- Sterling stalls near the middle of its six-month range.
- UK economic data improves, promising an advance in the third quarter.
- Covid cases climb but future direction and impact are uncertain.
- FXStreet Forecast Poll is bullish but the gains are minor.
Sterling declined on the week but the close at 1.3861, just points from the open, gave no indication that the pound was any closer to departing from the ranges of the past six weeks, or in a wider definition, the past six months.
Since the second week of June the GBP/USD has traded between 1.3750 and 1.4000, with a brief four-day excursion to 1.3600. Counting from the middle of February the range is wider on the topside, 1.4200, but a nearly identical 1.3700 on bottom. Except for the five weeks above 1.4100 from May 10 to June 15, the majority of the action was between 1.3800 and 1.4000.
This prolonged period of relative stasis stems from the uncertainty over the pandemic, which has now returned three times, and its delay of the UK’s economic recovery.
Whatever progress the UK has made to restore its economy, the accomplishments are still hostage until the pandemic is reduced from being a fulcrum of public policy, if not from the health considerations of the population.
Bank of England (BOE) monetary policy is cautious and unlikely to change until it is clear that the pandemic is no longer a threat to the economy. It is conceivable that this caution could last through the winter flu season. Consumer prices are rising but the gains are nowhere near as dangerous as in the United States.
The galloping inflation in the US, and its profound political consequences, may force the hand of the Federal Reserve as early as its September 21-22 meeting. That, and its possible precursor at the Jackson Hole symposium on August 26-28, is the chief threat to the rise of the pound against the dollar.
For the EUR/GBP there is almost no chance that the united currency will regain the initiative in the next two quarters. The year-long descent of the cross should continue.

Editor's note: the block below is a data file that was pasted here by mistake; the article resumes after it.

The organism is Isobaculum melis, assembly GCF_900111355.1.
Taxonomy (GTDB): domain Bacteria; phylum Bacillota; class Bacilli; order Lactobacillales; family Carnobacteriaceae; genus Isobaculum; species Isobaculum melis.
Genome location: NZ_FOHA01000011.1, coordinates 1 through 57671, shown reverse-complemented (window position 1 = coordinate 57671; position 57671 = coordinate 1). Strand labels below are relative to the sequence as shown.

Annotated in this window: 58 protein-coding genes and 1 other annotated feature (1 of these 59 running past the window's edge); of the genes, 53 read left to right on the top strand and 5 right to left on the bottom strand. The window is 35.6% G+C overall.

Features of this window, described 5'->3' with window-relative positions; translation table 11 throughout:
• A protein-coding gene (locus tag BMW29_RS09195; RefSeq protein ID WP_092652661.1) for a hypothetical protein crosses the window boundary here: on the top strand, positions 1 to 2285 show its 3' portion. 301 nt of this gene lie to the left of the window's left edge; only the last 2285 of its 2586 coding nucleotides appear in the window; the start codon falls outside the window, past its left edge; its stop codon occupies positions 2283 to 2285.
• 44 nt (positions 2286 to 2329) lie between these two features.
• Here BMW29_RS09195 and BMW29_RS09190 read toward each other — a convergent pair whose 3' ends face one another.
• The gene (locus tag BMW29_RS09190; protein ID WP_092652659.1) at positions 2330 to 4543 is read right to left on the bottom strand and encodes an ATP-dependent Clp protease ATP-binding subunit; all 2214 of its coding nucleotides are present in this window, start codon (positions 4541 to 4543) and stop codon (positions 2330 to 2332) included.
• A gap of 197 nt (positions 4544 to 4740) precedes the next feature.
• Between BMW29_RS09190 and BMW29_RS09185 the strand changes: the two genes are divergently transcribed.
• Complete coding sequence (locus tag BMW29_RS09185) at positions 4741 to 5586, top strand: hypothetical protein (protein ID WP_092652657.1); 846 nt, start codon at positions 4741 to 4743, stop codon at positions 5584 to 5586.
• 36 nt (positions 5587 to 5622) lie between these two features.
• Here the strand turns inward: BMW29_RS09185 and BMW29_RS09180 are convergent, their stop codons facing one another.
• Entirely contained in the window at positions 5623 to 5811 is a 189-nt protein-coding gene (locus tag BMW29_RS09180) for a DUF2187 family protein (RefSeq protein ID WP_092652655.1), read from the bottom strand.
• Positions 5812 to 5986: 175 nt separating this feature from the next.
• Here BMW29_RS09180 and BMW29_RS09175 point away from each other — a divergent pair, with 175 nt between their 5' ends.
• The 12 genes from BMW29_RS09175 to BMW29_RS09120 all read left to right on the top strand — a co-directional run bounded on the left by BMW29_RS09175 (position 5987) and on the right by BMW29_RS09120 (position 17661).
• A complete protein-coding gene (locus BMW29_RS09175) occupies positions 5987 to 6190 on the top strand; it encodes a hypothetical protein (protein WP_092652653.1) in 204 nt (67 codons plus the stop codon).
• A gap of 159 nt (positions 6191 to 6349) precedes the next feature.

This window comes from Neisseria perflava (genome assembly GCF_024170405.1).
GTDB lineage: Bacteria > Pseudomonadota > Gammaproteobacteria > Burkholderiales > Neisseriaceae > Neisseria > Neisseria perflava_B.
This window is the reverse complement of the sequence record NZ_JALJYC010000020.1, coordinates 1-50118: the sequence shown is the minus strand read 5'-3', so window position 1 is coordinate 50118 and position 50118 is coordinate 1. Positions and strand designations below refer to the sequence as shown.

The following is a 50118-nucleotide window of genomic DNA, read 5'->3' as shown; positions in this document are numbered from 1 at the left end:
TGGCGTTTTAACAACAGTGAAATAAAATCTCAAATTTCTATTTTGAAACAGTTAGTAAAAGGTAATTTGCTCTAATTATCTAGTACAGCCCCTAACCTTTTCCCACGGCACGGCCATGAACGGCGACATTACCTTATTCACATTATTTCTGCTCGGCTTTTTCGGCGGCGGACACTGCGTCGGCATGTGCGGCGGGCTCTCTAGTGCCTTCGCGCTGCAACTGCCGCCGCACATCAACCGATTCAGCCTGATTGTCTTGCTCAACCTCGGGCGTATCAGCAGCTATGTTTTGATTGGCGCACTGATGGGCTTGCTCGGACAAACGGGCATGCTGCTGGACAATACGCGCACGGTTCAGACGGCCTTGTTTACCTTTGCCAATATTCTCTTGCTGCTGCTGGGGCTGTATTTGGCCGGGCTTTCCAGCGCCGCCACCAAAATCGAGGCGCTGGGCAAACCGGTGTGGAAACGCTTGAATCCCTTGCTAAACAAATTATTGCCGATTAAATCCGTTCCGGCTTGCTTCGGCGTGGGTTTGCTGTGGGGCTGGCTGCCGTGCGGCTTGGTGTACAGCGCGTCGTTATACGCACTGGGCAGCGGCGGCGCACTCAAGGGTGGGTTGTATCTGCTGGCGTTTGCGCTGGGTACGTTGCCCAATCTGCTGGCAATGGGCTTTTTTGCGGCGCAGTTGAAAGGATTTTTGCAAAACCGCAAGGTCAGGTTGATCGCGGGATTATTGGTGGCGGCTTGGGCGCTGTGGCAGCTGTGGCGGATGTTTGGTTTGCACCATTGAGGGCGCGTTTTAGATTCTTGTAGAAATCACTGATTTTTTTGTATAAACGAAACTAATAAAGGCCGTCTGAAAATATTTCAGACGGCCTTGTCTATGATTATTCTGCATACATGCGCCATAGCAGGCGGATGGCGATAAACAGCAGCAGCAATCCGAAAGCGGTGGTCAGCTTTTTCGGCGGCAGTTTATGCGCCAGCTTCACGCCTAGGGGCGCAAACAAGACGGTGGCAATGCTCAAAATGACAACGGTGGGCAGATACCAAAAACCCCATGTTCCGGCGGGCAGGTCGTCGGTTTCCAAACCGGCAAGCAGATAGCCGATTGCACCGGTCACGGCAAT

Vaccination rates on the continent are well behind those of the UK and the recovery in the EU, lags that of Great Britain by a substantial amount. European Central Bank (ECB) monetary policy is paralyzed and will remain so.
Economic data this week was good for the UK and the pound. Gross Domestic Product (GDP) was better than expected in June and for the second quarter. Industrial Production more than doubled forecast in June and Manufacturing Production completed its third exceptional month in a row.
In the US, July's annual Core CPI at 4.3%, a bit less than the 4.5% forecast, and the unchanged headline rate at 5.4%, supported the Fed’s contention that the inflation increases will be transitory. However, PPI for July was the opposite with the headline rate of 7.8%, and the core gauge at 6.2%, setting records and far above their forecasts.
American companies are far more willing to pass on cost increases to customers this year than at any time in a generation, and these gains are sure to show up in CPI in the next few months.
Markets are unsure if the spreading Covid-19 Delta strain will bring on a new series of economic closures and a flight to the safety of the US dollar.
Israel is said to be considering reimposing some restrictions as its cases rise despite its early and high vaccination rate. A key will be the hospitalization and mortality rates, which are below the earlier waves but rising.
Federal Reserve policy is also undetermined. Several bank officials, including Vice-Chair Richard Clarida, have suggested that a reduction in the amount of bond purchases may be nearing. The Fed’s contention that the recent inflation spike is temporary will be discussed at the August 26-28 annual Jackson Hole symposium, but whether the conclave will produce a consensus for the FOMC meeting a month later is highly speculative.